Eugene Goryunov, David McCombs, Clint Wilkins, Kristina Smith in The Patent Lawyer

On January 6, 2021, the U.S. Patent and Trademark Office (USPTO) issued a memorandum entitled “Approach to Indefiniteness Under 35 U.S.C. § 112 in AIA Post-Grant Proceedings.” The memorandum sets forth binding guidance outlining the USPTO’s approach to analyzing claims for indefiniteness in all America Invents Act (AIA) post-grant review proceedings: inter partes review (IPR), post grant review (PGR), and covered business
method review (CBMR).

A uniform “indefiniteness” standard promotes consistency across all forums.

The memorandum clarifies that the Patent Trial and Appeal Board (PTAB) will apply the indefiniteness standard promulgated by the U.S. Supreme Court in Nautilus, Inc. v. Biosig Instruments, Inc. There, the Court held that “a patent is invalid for indefiniteness if its claims, read in light of the specification delineating the patent, and the prosecution history, fail to inform, with reasonable certainty, those skilled in the art about the scope of the invention.” As of 2018, the claim construction standard is the same for AIA proceedings and civil actions in, for example, U.S. district courts. Adopting the Nautilus standard for AIA proceedings would “align” the indefiniteness inquiry across all forums where indefiniteness can be asserted, thereby “promot[ing] consistency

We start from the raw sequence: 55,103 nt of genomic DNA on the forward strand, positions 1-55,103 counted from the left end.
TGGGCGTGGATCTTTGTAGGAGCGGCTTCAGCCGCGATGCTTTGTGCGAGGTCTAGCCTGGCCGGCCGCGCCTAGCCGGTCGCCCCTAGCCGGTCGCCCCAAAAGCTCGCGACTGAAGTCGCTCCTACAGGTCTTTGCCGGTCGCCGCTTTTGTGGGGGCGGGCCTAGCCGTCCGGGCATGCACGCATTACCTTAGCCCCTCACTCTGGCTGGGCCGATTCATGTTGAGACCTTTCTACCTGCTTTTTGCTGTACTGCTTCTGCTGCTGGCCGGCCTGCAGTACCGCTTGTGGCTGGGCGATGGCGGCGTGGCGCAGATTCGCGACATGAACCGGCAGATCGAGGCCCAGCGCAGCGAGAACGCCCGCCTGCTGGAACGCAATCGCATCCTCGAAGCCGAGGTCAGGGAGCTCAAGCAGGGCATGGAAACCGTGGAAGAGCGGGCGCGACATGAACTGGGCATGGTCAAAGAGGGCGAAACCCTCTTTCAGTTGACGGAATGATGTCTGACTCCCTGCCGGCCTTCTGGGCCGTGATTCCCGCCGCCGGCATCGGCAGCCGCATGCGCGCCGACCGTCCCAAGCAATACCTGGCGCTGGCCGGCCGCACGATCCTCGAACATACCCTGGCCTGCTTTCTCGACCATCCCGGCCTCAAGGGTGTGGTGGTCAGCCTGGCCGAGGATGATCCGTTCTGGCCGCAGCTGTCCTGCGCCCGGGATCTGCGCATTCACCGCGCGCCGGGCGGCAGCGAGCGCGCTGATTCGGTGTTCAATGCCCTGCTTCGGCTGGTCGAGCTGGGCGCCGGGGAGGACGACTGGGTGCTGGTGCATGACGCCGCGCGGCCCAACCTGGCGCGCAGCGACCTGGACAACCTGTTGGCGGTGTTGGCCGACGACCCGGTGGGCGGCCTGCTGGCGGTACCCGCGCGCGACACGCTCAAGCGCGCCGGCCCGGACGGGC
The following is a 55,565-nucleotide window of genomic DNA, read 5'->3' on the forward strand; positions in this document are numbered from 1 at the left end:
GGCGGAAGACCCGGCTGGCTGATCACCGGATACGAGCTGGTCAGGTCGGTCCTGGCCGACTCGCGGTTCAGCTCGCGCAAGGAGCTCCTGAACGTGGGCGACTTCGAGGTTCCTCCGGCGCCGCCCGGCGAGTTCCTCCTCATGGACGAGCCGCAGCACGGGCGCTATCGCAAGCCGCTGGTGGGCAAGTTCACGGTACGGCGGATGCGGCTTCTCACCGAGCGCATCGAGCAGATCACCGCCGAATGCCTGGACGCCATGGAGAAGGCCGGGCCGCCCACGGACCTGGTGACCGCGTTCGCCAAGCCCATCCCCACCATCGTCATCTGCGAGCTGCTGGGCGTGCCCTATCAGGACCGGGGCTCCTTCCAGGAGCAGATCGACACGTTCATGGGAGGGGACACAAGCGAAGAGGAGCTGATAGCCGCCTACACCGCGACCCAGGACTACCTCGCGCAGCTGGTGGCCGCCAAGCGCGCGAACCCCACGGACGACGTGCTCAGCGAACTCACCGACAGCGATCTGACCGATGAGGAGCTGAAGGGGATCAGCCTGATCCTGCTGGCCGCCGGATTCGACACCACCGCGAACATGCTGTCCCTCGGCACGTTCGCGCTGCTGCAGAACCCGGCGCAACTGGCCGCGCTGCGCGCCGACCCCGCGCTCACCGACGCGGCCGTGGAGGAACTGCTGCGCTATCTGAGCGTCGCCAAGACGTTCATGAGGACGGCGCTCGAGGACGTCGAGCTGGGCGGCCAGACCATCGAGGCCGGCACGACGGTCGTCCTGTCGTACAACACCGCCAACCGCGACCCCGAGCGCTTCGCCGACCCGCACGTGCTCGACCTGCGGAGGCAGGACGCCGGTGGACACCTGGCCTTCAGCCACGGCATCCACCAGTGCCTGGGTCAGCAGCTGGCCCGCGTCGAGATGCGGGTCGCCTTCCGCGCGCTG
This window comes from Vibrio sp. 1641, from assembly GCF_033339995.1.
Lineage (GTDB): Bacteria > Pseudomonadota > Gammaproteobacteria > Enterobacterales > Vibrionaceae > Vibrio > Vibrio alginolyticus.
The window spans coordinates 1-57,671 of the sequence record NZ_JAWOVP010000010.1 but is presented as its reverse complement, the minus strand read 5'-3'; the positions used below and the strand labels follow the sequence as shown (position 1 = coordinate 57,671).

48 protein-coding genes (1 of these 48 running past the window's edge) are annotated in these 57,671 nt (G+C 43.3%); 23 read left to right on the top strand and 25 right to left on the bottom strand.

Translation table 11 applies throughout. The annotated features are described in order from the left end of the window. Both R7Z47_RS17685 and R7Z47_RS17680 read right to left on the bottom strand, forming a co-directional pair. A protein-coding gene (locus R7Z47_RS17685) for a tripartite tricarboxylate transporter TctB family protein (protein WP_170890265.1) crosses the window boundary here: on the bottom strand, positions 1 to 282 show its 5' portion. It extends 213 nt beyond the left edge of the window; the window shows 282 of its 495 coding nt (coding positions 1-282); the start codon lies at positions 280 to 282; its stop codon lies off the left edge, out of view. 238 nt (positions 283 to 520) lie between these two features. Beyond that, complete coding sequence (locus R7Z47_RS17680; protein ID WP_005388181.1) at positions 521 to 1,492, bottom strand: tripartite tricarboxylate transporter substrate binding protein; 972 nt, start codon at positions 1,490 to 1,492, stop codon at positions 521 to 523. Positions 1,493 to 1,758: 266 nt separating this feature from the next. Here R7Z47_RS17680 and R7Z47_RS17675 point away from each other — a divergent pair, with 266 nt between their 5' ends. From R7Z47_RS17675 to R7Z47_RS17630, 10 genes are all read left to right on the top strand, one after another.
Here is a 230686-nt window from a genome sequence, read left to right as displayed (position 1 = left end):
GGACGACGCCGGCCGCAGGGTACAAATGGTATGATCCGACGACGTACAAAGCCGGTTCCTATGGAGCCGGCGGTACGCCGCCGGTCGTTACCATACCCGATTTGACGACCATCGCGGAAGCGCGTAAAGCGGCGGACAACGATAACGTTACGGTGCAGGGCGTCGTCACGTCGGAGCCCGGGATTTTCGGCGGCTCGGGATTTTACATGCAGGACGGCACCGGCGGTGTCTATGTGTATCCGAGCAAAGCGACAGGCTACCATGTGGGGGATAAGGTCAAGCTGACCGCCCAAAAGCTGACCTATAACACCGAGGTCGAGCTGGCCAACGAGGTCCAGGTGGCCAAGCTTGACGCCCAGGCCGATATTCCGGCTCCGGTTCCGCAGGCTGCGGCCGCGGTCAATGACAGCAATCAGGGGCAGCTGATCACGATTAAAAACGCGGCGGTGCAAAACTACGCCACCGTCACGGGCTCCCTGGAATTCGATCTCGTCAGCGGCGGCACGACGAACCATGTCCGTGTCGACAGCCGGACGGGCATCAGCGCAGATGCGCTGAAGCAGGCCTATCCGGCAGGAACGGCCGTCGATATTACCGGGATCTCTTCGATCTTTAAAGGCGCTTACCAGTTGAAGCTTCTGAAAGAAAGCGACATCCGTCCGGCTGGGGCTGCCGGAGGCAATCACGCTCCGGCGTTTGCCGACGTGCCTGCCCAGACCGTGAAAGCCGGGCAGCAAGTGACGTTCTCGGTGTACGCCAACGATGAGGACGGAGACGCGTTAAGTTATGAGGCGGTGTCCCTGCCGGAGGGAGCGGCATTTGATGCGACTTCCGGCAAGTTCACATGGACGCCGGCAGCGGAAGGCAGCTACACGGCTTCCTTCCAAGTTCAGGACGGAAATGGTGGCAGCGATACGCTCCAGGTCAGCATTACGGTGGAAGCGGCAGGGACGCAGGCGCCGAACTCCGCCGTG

and efficient decision-making.”

The Memorandum clarifies the PTAB will use the same indefiniteness standard as the courts.

Because the indefiniteness inquiry is an important part of AIA proceedings, there is a need for consistent legal standards. The Patent Act requires that a patent include “one or more claims particularly pointing out and distinctly claiming the subject matter which the inventor or a joint inventor regards as the invention.”

Under the AIA regime, indefiniteness can be asserted as an affirmative ground in PGR and CBMR proceedings and can further be asserted to challenge claims proposed in a motion to amend in any AIA proceeding, including IPR. The memorandum notes, however, “confusion” has developed at the Patent Trial and Appeal Board (PTAB) as to the proper indefiniteness standard that is to be applied in AIA proceedings.

Excerpted from The Patent Lawyer. To read the full article, click here. (See Page 60)

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